Chase Elliott thought Ford drivers ‘would want to win a little more’

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As Sunday’s Cup race at Talladega Superspeedway neared its conclusion, Chase Elliot was baffled by the lack of aggression among those he was racing with behind winner Joey Logano.

Specifically, Elliott was at a loss trying to explain the actions of three other Ford drivers — Kurt Busch, Kevin Harvick and Ricky Stenhouse Jr. — who finished with the Hendrick Motorsports driver’s No. 9 Chevrolet in the top five.

“I was really surprised with how patient they were being with one another,” Elliott said after taking third behind Busch and Logano. “Really thought they would want to win a little more than what they did, or at least showed to me.”

Elliott was one of three Chevy drivers in the top 10, but the only non-Ford driver in the top seven. He finished ahead of Kevin Harvick, defending race winner Ricky Stenhouse Jr., Aric Almirola and David Ragan.

“Those guys around me were working together so much,” Elliott said. “If it was me, I feel like I would have wanted to try or do something. Those guys weren’t having it. I was trying to move forward and make a lane and push, and they were not interested in advancing.”

Though Busch passed Harvick for second on Lap 187 of 188, but there were no other dramatic moves made to try to dethrone Logano.

Asked about Elliott’s comments that he was deliberately patient, Busch said, “Well, I mean, the guy that’s leading the race is pretty fast.  The guy that’s second is really fast.  The guy that’s third is fast.  When you time together three guys that are from the same manufacturer (Ford), that’s what puts you in position to win.

“But then once it’s five (laps) to go, nobody’s really caring who’s got what brand underneath the hood, the shape of their car.  It’s my job as a teammate to help Kevin a little bit further down into getting two to go, one to go.  Then there’s Stenhouse, who has won a lot of these plate races recently.  He came in there with a head of steam.  I wanted to roll with him.  Didn’t materialize. That’s how we got all strung out, trying to be the one guy by himself, where you need three to kind of hook up and go and try to pass the leader.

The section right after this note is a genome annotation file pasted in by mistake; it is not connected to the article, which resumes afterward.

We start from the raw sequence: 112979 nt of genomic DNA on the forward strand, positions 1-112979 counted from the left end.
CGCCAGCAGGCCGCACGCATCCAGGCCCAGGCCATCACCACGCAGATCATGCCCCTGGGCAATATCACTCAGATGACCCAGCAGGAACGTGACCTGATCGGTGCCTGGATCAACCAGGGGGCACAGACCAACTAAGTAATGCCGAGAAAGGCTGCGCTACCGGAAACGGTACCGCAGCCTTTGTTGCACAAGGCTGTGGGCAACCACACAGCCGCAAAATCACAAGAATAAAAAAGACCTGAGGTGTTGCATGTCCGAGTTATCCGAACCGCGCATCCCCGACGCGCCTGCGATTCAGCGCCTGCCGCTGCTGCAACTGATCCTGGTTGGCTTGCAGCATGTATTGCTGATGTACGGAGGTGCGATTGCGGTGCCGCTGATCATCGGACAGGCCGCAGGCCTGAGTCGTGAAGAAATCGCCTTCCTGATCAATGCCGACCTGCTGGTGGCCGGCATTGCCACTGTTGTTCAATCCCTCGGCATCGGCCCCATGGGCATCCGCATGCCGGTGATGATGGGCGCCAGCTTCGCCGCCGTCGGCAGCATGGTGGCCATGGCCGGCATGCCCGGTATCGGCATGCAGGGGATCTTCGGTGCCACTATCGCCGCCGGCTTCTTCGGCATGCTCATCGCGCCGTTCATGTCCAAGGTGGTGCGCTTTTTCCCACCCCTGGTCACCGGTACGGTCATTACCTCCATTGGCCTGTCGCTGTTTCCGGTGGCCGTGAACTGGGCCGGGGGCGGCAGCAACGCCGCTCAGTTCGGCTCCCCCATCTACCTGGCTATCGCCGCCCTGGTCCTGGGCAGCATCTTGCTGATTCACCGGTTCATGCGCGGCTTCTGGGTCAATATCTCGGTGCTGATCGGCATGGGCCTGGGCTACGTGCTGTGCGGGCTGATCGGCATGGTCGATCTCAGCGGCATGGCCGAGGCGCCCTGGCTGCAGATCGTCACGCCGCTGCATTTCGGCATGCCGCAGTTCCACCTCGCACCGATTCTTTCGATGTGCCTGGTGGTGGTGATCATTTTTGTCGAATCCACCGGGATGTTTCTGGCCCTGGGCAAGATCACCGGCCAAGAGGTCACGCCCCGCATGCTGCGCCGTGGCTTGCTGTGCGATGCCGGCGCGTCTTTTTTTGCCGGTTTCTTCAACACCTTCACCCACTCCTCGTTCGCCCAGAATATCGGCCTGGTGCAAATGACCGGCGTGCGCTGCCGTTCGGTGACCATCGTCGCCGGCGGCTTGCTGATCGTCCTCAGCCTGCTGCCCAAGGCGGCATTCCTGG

Elliott improved a spot to third after Harvick got shuffled to fourth on the pass by Busch, his Stewart-Haas Racing teammate.

“I tried to kind of break out of line and do a couple things there,” Elliott said. “Like I said, it was very obvious that nobody was going to help around me.  It’s hard to move forward.  Even if I just had one other person to help, I felt like it would have made a big difference.”

The result was Elliott’s second consecutive top-three finish after a second at Richmond. It’s also his best finish in 10 restrictor-plate starts and his second top five at Talladega.

The closest Hendrick Chevy for Elliott to work with belonged to Alex Bowman (eighth). Jimmie Johnson placed 12th after being part of a wreck with 23 laps to go that eliminated William Byron.

“It was a pretty wild afternoon,” Elliott said.  “Cars were hard to drive. Scared some people off from running three‑wide and four‑wide. That was interesting, as well. So could have been worse.”